The text above is taken from two government statements on the DSA. David Willets in April 2014 announced the expectation HEIs will ‘…introduce changes which can further reduce reliance on DSAs and help mainstream support.’ In September Greg Clark announced HEIs now have until September 2016 ‘… to develop appropriate mechanisms to fully deliver their statutory duty to provide reasonable adjustments, in particular non-medical help.’
Institutions should adopt a proactive approach by reviewing their practices – but where to begin?
The language of the statements is revealing. In the first document of 760 words there were 4 mentions of disabled students plus 2 in the title and strapine. In the second document, 695 words contain 19 mentions of disabled students plus 2 in the title and strapline and 1 of disabled people. Neither statement uses the words accessibility or inclusion. Yet these exist perfectly well in isolation from the word disabled. We all appreciate access. No one likes to be excluded.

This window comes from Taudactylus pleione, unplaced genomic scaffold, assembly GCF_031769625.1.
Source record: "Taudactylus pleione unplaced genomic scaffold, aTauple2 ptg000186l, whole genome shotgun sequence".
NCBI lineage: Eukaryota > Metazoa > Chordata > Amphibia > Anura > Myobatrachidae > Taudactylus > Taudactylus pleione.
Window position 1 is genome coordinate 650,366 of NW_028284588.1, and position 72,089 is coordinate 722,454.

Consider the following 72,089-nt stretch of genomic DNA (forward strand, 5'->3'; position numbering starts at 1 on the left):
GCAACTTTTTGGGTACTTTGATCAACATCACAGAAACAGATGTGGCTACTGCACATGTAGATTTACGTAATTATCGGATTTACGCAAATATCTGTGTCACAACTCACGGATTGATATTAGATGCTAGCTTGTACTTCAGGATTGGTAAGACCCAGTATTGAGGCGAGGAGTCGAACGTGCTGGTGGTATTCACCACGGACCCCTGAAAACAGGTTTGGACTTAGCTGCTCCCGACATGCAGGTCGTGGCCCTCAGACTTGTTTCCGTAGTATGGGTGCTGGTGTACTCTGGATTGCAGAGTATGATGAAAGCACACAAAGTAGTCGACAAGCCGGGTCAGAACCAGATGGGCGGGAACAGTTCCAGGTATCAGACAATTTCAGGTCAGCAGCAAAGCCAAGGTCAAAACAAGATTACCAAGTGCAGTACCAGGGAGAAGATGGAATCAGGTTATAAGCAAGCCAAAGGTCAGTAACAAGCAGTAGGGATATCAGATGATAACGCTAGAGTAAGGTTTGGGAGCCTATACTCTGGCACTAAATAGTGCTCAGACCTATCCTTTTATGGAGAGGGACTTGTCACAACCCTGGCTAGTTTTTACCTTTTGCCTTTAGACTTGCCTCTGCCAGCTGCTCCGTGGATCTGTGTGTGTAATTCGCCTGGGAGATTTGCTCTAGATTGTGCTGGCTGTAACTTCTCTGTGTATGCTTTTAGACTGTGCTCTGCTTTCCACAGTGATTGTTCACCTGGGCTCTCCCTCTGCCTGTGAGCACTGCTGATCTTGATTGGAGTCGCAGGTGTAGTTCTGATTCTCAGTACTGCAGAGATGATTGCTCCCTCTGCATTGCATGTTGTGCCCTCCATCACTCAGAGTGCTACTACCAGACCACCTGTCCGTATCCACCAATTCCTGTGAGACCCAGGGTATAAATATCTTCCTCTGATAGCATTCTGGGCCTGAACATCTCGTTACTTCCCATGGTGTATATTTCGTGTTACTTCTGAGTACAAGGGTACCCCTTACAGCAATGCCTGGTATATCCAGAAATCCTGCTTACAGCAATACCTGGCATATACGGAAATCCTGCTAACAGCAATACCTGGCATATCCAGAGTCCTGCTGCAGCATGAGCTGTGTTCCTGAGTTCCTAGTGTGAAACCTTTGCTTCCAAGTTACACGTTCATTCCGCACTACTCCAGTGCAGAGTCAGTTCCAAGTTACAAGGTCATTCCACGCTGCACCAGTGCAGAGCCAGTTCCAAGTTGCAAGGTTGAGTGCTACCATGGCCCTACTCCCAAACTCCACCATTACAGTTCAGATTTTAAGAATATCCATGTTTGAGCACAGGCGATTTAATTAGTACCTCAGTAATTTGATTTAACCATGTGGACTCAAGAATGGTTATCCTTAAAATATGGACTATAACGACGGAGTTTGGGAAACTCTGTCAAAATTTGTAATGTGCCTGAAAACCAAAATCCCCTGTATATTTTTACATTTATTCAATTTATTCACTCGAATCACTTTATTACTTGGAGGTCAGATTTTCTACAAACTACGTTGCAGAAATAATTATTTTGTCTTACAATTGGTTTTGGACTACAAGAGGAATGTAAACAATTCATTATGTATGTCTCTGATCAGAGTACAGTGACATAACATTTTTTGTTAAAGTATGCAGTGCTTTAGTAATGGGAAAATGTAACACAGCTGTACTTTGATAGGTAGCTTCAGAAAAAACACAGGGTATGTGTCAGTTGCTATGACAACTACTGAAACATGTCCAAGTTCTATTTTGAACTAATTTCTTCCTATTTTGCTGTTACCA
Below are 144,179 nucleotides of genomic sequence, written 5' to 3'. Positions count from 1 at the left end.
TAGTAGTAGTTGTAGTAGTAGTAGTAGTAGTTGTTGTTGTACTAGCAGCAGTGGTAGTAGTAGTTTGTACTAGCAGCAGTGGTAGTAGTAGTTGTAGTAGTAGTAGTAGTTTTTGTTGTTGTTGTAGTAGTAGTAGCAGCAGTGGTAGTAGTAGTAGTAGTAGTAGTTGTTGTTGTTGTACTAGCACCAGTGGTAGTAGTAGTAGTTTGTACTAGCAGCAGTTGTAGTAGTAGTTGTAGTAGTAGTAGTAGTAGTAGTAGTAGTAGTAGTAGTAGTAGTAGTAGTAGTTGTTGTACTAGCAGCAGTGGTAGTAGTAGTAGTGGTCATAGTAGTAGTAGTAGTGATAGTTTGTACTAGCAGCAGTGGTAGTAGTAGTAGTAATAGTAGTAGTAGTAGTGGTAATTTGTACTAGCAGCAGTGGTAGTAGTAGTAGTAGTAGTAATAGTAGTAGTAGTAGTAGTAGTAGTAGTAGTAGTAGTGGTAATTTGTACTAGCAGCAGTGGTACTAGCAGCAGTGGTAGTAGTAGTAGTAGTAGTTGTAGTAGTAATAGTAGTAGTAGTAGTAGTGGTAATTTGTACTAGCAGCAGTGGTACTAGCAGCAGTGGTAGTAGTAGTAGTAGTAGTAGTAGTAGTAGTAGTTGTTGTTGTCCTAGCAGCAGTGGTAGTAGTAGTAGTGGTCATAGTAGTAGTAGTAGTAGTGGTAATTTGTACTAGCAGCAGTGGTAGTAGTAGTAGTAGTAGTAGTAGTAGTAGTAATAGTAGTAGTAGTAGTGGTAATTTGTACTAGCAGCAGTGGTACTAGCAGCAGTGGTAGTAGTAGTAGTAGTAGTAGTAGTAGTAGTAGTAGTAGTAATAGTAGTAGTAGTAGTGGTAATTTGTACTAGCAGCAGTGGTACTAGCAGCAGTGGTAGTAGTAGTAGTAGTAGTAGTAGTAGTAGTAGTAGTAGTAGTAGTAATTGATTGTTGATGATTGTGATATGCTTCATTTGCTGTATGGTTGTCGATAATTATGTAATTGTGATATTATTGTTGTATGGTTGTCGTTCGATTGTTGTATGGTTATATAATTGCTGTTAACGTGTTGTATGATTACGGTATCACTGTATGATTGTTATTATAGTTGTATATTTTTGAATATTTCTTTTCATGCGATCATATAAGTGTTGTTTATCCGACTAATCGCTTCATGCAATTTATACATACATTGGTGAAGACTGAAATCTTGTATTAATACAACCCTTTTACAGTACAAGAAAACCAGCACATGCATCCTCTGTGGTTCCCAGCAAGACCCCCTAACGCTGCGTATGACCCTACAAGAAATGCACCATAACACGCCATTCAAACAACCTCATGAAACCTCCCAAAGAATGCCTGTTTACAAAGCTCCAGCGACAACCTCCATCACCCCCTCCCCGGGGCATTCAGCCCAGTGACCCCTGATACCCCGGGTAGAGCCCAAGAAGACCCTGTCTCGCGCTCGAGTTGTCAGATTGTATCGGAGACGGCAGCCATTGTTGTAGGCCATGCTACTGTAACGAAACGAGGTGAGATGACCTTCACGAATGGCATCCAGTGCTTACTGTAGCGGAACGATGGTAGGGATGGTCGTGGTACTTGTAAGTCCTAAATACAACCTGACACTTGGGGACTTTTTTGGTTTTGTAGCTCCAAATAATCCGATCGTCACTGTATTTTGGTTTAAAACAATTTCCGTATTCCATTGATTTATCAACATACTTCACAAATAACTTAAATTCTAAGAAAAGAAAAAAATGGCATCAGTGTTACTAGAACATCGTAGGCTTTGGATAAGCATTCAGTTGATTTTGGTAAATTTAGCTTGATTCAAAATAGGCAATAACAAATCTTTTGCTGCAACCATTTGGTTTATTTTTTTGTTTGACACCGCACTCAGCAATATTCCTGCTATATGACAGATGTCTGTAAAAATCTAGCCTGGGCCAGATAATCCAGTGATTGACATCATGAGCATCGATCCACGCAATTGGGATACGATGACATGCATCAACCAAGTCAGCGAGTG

I’ve long wanted to see Lincoln be a fully accessible digital university – but where to begin.
Last month I blogged on the flipped classroom and suggested flipping might be the new e-learning for 21st century. Flipping is about developing lecture by video or podcast, either DIY or from existing OER. Educause say ‘… the ease with which video can be accessed and viewed today has made it so ubiquitous that the flipped model has come to be identified with it.’ This is the reincarnation of early promises of e-learning to enhance – if not transform – the student experience.